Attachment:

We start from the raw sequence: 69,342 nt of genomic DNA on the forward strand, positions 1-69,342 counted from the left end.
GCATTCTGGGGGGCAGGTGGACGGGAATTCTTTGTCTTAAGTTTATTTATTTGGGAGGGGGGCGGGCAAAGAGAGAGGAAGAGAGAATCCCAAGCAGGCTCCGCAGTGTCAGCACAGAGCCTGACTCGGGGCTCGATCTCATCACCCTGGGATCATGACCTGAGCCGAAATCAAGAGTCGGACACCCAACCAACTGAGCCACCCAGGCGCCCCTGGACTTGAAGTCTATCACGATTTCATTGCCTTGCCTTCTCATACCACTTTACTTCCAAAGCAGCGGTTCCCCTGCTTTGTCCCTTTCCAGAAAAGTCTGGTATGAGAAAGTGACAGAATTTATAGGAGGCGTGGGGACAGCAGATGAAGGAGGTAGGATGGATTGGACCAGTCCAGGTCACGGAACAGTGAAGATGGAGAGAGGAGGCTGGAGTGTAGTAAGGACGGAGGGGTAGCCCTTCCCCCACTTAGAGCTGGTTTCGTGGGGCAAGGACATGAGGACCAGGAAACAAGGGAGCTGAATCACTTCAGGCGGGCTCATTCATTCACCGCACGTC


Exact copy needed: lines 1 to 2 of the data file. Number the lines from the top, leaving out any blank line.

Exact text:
We start from the raw sequence: 69,342 nt of genomic DNA on the forward strand, positions 1-69,342 counted from the left end.
GCATTCTGGGGGGCAGGTGGACGGGAATTCTTTGTCTTAAGTTTATTTATTTGGGAGGGGGGCGGGCAAAGAGAGAGGAAGAGAGAATCCCAAGCAGGCTCCGCAGTGTCAGCACAGAGCCTGACTCGGGGCTCGATCTCATCACCCTGGGATCATGACCTGAGCCGAAATCAAGAGTCGGACACCCAACCAACTGAGCCACCCAGGCGCCCCTGGACTTGAAGTCTATCACGATTTCATTGCCTTGCCTTCTCATACCACTTTACTTCCAAAGCAGCGGTTCCCCTGCTTTGTCCCTTTCCAGAAAAGTCTGGTATGAGAAAGTGACAGAATTTATAGGAGGCGTGGGGACAGCAGATGAAGGAGGTAGGATGGATTGGACCAGTCCAGGTCACGGAACAGTGAAGATGGAGAGAGGAGGCTGGAGTGTAGTAAGGACGGAGGGGTAGCCCTTCCCCCACTTAGAGCTGGTTTCGTGGGGCAAGGACATGAGGACCAGGAAACAAGGGAGCTGAATCACTTCAGGCGGGCTCATTCATTCACCGCACGTC